Subcontractors Performing Federal Contract Work Need to Appreciate Risk of Miller Act Payment Bond Claim Being Stayed

Federal projects come with certain risks to subcontractors. One such risk is that a subcontractor may be required to stay a Miller Act payment bond claim pending the outcome of the Contract Disputes Act resolution process. Many prime contractors that perform federal contract work include clauses in their subcontracts that require a subcontractor to stay claims attributable to the government pending the outcome of that claim (between the prime contractor and government) or a subcontractor agrees to stay or not maintain such claims against the prime contractor until the complete resolution of that claim per the Contract Disputes Act.  Such clauses can have a harsh effect on a subcontractor owed money because they may force the subcontractor to wait until the completion of the Contract Disputes Act resolution process (which could take time when factoring in an appeal of the contracting officer’s decision of a claim).  Subcontractors that perform federal contract work need to be aware of such provisions and the risk of waiting until the completion of the Contract Disputes Act resolution process before proceeding with their claims.  Moreover, as it relates to the Miller Act, subcontractors still need to timely pursue their claim to avoid it from being time-barred; however, such claim may be stayed pending the outcome of the Contract Disputes Act resolution process.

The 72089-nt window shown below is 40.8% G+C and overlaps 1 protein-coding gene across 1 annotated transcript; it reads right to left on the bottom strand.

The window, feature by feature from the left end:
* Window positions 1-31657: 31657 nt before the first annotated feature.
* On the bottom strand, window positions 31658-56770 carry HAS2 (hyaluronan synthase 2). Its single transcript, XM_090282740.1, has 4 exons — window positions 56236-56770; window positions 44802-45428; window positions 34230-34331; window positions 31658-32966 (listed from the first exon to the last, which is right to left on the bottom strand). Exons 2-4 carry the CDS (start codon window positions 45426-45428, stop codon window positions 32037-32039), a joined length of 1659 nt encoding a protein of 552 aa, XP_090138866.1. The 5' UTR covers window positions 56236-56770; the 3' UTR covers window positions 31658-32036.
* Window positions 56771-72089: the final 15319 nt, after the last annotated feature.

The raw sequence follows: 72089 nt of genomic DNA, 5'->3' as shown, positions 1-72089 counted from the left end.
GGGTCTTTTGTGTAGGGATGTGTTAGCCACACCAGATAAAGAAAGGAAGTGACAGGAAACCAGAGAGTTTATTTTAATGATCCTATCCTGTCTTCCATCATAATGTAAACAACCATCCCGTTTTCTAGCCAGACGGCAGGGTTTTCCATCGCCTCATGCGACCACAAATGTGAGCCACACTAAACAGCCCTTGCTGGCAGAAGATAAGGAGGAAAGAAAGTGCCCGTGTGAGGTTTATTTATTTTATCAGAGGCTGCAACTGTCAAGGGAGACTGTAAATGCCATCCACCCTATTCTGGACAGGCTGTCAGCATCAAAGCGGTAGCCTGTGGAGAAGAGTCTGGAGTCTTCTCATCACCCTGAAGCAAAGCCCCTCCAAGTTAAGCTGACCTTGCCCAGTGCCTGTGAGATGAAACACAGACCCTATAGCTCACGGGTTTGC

For example, a subcontractor filed a Miller Act payment bond lawsuit for additional work it performed. The subcontractor argued that its additional costs were unrelated to the government in order to avoid clauses in its subcontract (similar to the clauses discussed above requiring the subcontractor to stay such lawsuit). The payment bond surety and prime contractor argued that the subcontractor’s costs were related to a government-caused issue and that the subcontractor’s lawsuit should be stayed pending the outcome of the prime contractor submitting a claim under the Contract Disputes Act. Of course, the prime contractor had not yet submitted such a formal claim. Nonetheless, the court agreed that the subcontractor’s Miller Act payment bond claim should be stayed pending the outcome of the Contract Disputes Act resolution process. Indeed, the court further held that staying the action made sense since it prevented the contractor from raising inconsistent arguments while defending the subcontractor’s claim and simultaneously pursuing a claim against the government pursuant to the Contract Disputes Act.

Please contact David Adelstein at dadelstein@gmail.com or (954) 361-4720 if you have questions or would like more information regarding this article. You can follow David Adelstein on Twitter @DavidAdelstein1.

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